LUCY BURDETTE: We all loved Lori Roy's post earlier this week--so many good stories about keepsakes. When I read Lisa Alber's response about memorabilia from her father's restaurants, and about his coffee toffee pie, I asked if she would join us to talk more and share that fabulous-sounding recipe. And then I discovered her first book comes out next year! What fun! Welcome Lisa!
LISA ALBER: Thanks for inviting me here today, Lucy! Lori’s post struck a nostalgic cord with me, that’s for sure.
Sadly, a crucial turning point in my relationship with my dad occurred after his death. My sisters and I had discovered a stash of menus, articles, and fliers from Dad’s restaurateur days. He’d saved three copies of everything, one set for each daughter. Frankly, I was astonished. Dad saved this for us?
Dad was a distant man, and I barely saw him growing up. We weren’t close. Fingering a menu that listed Dad’s famous coffee toffee pie for 60¢, I realized that not only had Dad been sentimental, he’d been thinking about us all along. Talk about a revelation. I caught a glimmer of him, perhaps for the first time, and I was heartbroken. What do you do with a turning point when it’s too late to go back?
Eventually, I wrote my upcoming novel, Kilmoon, which centers around a woman who doesn’t know her father. I also kept the one keepsake—excluding papers—that my dad had saved from the restaurants: a battered springform baking pan. My mom never understood why he’d kept it, but I’d experienced the glimmer. I understood. Menu items came and went, but Dad always served coffee toffee pie. That dented pan symbolized an era and also Dad’s love in the only way he could easily express it. I still miss coffee toffee pie.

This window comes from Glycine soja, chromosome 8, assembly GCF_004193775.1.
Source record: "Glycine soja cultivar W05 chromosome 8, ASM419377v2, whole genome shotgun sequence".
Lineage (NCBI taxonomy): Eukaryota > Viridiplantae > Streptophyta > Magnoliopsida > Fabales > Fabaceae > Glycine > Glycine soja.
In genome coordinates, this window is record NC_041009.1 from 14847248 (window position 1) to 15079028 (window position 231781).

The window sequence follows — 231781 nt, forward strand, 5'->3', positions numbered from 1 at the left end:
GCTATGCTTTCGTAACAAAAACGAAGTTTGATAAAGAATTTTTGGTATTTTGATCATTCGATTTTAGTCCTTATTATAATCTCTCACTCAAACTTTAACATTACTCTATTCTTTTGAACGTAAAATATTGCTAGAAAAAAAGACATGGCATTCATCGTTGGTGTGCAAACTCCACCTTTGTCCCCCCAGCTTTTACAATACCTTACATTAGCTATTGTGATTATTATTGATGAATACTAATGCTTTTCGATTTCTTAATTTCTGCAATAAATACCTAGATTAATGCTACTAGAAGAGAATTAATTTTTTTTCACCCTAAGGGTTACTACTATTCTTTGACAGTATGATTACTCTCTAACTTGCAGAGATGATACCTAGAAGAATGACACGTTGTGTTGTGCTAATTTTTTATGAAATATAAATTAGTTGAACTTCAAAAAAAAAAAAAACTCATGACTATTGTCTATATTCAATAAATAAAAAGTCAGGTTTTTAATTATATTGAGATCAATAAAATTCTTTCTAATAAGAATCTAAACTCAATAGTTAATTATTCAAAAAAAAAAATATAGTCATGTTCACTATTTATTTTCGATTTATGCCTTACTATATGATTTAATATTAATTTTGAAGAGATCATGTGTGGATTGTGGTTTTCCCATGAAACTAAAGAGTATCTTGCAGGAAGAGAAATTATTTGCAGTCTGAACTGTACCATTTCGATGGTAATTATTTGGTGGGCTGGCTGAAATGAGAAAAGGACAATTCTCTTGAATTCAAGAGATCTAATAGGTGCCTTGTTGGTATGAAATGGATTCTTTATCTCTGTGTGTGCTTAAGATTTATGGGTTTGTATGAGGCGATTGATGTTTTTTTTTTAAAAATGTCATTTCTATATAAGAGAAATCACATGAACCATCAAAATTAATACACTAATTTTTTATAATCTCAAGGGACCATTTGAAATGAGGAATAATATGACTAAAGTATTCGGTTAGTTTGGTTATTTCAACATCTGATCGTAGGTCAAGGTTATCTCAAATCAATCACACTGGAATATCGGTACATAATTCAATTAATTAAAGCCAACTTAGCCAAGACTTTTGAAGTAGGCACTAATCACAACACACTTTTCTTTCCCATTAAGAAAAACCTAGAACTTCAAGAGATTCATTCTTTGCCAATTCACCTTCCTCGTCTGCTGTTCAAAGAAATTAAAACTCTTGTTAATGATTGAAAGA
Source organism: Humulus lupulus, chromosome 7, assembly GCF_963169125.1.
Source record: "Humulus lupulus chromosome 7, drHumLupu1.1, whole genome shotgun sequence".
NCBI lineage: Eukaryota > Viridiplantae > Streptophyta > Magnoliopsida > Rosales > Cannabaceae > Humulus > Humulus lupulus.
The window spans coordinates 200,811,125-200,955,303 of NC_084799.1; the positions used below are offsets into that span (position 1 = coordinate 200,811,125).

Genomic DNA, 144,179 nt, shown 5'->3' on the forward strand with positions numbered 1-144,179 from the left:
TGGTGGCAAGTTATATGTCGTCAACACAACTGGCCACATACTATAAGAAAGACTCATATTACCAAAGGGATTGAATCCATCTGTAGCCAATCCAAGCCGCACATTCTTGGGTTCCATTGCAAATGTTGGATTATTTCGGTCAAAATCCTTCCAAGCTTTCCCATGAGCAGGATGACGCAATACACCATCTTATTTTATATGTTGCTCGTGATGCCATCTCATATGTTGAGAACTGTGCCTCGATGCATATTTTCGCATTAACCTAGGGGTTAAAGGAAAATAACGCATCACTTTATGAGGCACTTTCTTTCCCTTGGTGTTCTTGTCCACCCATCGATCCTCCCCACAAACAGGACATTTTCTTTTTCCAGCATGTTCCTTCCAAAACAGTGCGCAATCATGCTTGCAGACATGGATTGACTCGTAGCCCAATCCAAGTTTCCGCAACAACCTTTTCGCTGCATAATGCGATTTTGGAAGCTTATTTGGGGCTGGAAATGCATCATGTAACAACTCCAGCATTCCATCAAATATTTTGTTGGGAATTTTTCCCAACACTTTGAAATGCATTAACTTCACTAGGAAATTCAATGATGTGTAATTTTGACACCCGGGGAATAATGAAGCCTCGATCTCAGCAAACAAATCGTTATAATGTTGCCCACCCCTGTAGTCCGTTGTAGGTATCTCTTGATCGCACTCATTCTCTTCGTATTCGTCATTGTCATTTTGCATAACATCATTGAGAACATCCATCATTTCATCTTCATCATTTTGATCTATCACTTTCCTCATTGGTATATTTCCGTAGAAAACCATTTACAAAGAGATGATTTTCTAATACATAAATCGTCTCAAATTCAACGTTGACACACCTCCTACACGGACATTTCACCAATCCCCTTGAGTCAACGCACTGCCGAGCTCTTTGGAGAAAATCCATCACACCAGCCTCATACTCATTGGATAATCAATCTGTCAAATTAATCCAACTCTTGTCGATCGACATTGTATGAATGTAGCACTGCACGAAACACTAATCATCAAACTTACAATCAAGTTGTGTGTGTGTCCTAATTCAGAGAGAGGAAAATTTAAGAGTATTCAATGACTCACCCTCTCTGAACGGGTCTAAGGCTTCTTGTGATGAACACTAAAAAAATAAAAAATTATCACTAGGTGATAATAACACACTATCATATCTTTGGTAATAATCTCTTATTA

Have you experienced an epiphany about someone when it was too late to go back?
And, for you, dear Jungle Reddians, a recipe. Yum!
Joe Alber’s Coffee Toffee Pie
Makes two pies
1 lb. box of pie crust mix
1/2 cup Ghiradelli powdered unsweetened chocolate (or cocoa)
1/3 cup packed brown sugar
1 1/4 cups crushed walnuts (not graham crackers as I’d mentioned in Lori’s post)
4 Tbsp. crushed Heath toffee bar bits
1 Tbsp. water as needed
Combine pie crust mix, powdered chocolate, brown sugar, walnuts, and toffee in a mixing bowl. Beat until crumbly, being sure to scrape down the sides of the bowl. Press dough firmly into two well-greased springform pans, keeping thickness of bottom to ¼ inch and heights of sides to about one inch. Add water to mixture and blend as needed if mixture is too crumbly. Also, moisten fingers with cold water as pressing dough into place to ease handling.
Bake at 325 degrees for 20 minutes. Cool for 20 minutes, and then place in the freezer.
3/4 lb. butter, room temperature
2 cups sugar
2 Tbsp. instant coffee
3 one-ounce squares of semi-sweet chocolate, melted and cooled
6 eggs, room temperature
Cream butter. Add sugar gradually, beating until light and fluffy. Stir in chocolate and instant coffee. Add eggs one at a time beating thoroughly after adding each egg. Pour into cooled shells.
Whipped cream topping:
1 cup heavy cream
1 tsp. instant coffee
1 Tbsp. powdered sugar
Whip cream with coffee and sugar. Spread over whole pie. Chill at least two hours before serving.
Lisa Alber’s debut novel, KILMOON, a mystery set in Ireland, arrives March 2014. Based on Kilmoon, Lisa received an Elizabeth George Foundation writing grant. You can find Lisa online at www.lisaalber.com and lisaalber.wordpress.com.